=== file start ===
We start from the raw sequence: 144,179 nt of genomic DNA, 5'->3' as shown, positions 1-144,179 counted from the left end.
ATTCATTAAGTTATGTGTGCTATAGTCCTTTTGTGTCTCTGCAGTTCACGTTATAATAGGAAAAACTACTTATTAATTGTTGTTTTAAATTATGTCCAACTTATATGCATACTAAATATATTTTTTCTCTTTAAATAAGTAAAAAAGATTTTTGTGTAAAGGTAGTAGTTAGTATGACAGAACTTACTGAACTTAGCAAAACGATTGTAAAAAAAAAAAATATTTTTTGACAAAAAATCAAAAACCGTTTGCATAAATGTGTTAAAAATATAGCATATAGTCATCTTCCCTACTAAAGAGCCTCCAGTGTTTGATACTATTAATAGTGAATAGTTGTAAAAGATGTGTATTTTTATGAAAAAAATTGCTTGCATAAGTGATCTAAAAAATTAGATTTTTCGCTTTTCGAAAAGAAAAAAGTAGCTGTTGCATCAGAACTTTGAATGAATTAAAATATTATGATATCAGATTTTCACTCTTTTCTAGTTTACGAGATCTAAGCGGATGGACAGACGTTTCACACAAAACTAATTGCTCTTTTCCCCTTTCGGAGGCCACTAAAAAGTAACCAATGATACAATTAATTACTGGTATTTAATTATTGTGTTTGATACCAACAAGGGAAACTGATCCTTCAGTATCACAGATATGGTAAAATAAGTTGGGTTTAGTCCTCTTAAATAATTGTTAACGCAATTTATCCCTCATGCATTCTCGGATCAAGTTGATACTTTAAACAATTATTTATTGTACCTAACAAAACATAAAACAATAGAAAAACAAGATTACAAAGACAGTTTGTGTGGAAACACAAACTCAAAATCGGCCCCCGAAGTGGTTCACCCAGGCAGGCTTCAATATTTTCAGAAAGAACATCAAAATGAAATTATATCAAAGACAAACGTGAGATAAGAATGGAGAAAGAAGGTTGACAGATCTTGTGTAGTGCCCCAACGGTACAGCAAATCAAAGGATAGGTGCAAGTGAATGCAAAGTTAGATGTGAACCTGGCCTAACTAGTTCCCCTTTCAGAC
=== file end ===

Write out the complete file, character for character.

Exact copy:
We start from the raw sequence: 144,179 nt of genomic DNA, 5'->3' as shown, positions 1-144,179 counted from the left end.
ATTCATTAAGTTATGTGTGCTATAGTCCTTTTGTGTCTCTGCAGTTCACGTTATAATAGGAAAAACTACTTATTAATTGTTGTTTTAAATTATGTCCAACTTATATGCATACTAAATATATTTTTTCTCTTTAAATAAGTAAAAAAGATTTTTGTGTAAAGGTAGTAGTTAGTATGACAGAACTTACTGAACTTAGCAAAACGATTGTAAAAAAAAAAAATATTTTTTGACAAAAAATCAAAAACCGTTTGCATAAATGTGTTAAAAATATAGCATATAGTCATCTTCCCTACTAAAGAGCCTCCAGTGTTTGATACTATTAATAGTGAATAGTTGTAAAAGATGTGTATTTTTATGAAAAAAATTGCTTGCATAAGTGATCTAAAAAATTAGATTTTTCGCTTTTCGAAAAGAAAAAAGTAGCTGTTGCATCAGAACTTTGAATGAATTAAAATATTATGATATCAGATTTTCACTCTTTTCTAGTTTACGAGATCTAAGCGGATGGACAGACGTTTCACACAAAACTAATTGCTCTTTTCCCCTTTCGGAGGCCACTAAAAAGTAACCAATGATACAATTAATTACTGGTATTTAATTATTGTGTTTGATACCAACAAGGGAAACTGATCCTTCAGTATCACAGATATGGTAAAATAAGTTGGGTTTAGTCCTCTTAAATAATTGTTAACGCAATTTATCCCTCATGCATTCTCGGATCAAGTTGATACTTTAAACAATTATTTATTGTACCTAACAAAACATAAAACAATAGAAAAACAAGATTACAAAGACAGTTTGTGTGGAAACACAAACTCAAAATCGGCCCCCGAAGTGGTTCACCCAGGCAGGCTTCAATATTTTCAGAAAGAACATCAAAATGAAATTATATCAAAGACAAACGTGAGATAAGAATGGAGAAAGAAGGTTGACAGATCTTGTGTAGTGCCCCAACGGTACAGCAAATCAAAGGATAGGTGCAAGTGAATGCAAAGTTAGATGTGAACCTGGCCTAACTAGTTCCCCTTTCAGAC